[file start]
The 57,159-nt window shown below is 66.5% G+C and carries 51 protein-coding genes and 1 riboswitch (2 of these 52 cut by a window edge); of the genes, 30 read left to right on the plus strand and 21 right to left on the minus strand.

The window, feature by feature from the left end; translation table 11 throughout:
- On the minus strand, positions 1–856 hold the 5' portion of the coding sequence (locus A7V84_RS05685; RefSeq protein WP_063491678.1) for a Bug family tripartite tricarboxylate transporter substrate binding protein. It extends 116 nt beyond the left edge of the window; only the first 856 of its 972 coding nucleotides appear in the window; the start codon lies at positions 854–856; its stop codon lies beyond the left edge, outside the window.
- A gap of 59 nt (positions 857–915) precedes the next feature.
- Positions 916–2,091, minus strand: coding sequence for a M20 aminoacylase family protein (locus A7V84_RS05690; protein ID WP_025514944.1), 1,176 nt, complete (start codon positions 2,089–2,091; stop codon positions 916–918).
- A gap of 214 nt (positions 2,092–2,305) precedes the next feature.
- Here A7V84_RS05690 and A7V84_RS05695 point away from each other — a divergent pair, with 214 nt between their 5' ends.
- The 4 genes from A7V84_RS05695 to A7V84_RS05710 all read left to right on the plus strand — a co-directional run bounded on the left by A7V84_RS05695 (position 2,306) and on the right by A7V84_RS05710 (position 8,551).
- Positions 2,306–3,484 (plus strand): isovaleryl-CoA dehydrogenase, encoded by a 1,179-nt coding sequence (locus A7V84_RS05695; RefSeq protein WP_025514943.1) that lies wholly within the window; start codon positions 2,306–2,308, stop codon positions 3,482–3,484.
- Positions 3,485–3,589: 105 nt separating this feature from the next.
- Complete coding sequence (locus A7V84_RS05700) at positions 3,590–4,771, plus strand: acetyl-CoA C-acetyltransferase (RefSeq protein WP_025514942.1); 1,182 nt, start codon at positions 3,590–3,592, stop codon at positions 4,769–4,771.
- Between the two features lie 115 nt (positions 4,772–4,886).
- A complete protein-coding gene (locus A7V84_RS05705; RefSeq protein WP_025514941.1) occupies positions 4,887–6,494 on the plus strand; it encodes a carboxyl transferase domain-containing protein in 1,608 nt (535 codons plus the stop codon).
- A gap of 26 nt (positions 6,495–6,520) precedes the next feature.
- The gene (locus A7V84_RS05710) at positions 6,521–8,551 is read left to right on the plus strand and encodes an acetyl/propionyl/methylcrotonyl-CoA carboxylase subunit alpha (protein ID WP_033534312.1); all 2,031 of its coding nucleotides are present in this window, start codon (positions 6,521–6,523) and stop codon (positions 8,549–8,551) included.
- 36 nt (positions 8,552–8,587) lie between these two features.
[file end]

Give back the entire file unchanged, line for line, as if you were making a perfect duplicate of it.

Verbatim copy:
The 57,159-nt window shown below is 66.5% G+C and carries 51 protein-coding genes and 1 riboswitch (2 of these 52 cut by a window edge); of the genes, 30 read left to right on the plus strand and 21 right to left on the minus strand.

The window, feature by feature from the left end; translation table 11 throughout:
- On the minus strand, positions 1–856 hold the 5' portion of the coding sequence (locus A7V84_RS05685; RefSeq protein WP_063491678.1) for a Bug family tripartite tricarboxylate transporter substrate binding protein. It extends 116 nt beyond the left edge of the window; only the first 856 of its 972 coding nucleotides appear in the window; the start codon lies at positions 854–856; its stop codon lies beyond the left edge, outside the window.
- A gap of 59 nt (positions 857–915) precedes the next feature.
- Positions 916–2,091, minus strand: coding sequence for a M20 aminoacylase family protein (locus A7V84_RS05690; protein ID WP_025514944.1), 1,176 nt, complete (start codon positions 2,089–2,091; stop codon positions 916–918).
- A gap of 214 nt (positions 2,092–2,305) precedes the next feature.
- Here A7V84_RS05690 and A7V84_RS05695 point away from each other — a divergent pair, with 214 nt between their 5' ends.
- The 4 genes from A7V84_RS05695 to A7V84_RS05710 all read left to right on the plus strand — a co-directional run bounded on the left by A7V84_RS05695 (position 2,306) and on the right by A7V84_RS05710 (position 8,551).
- Positions 2,306–3,484 (plus strand): isovaleryl-CoA dehydrogenase, encoded by a 1,179-nt coding sequence (locus A7V84_RS05695; RefSeq protein WP_025514943.1) that lies wholly within the window; start codon positions 2,306–2,308, stop codon positions 3,482–3,484.
- Positions 3,485–3,589: 105 nt separating this feature from the next.
- Complete coding sequence (locus A7V84_RS05700) at positions 3,590–4,771, plus strand: acetyl-CoA C-acetyltransferase (RefSeq protein WP_025514942.1); 1,182 nt, start codon at positions 3,590–3,592, stop codon at positions 4,769–4,771.
- Between the two features lie 115 nt (positions 4,772–4,886).
- A complete protein-coding gene (locus A7V84_RS05705; RefSeq protein WP_025514941.1) occupies positions 4,887–6,494 on the plus strand; it encodes a carboxyl transferase domain-containing protein in 1,608 nt (535 codons plus the stop codon).
- A gap of 26 nt (positions 6,495–6,520) precedes the next feature.
- The gene (locus A7V84_RS05710) at positions 6,521–8,551 is read left to right on the plus strand and encodes an acetyl/propionyl/methylcrotonyl-CoA carboxylase subunit alpha (protein ID WP_033534312.1); all 2,031 of its coding nucleotides are present in this window, start codon (positions 6,521–6,523) and stop codon (positions 8,549–8,551) included.
- 36 nt (positions 8,552–8,587) lie between these two features.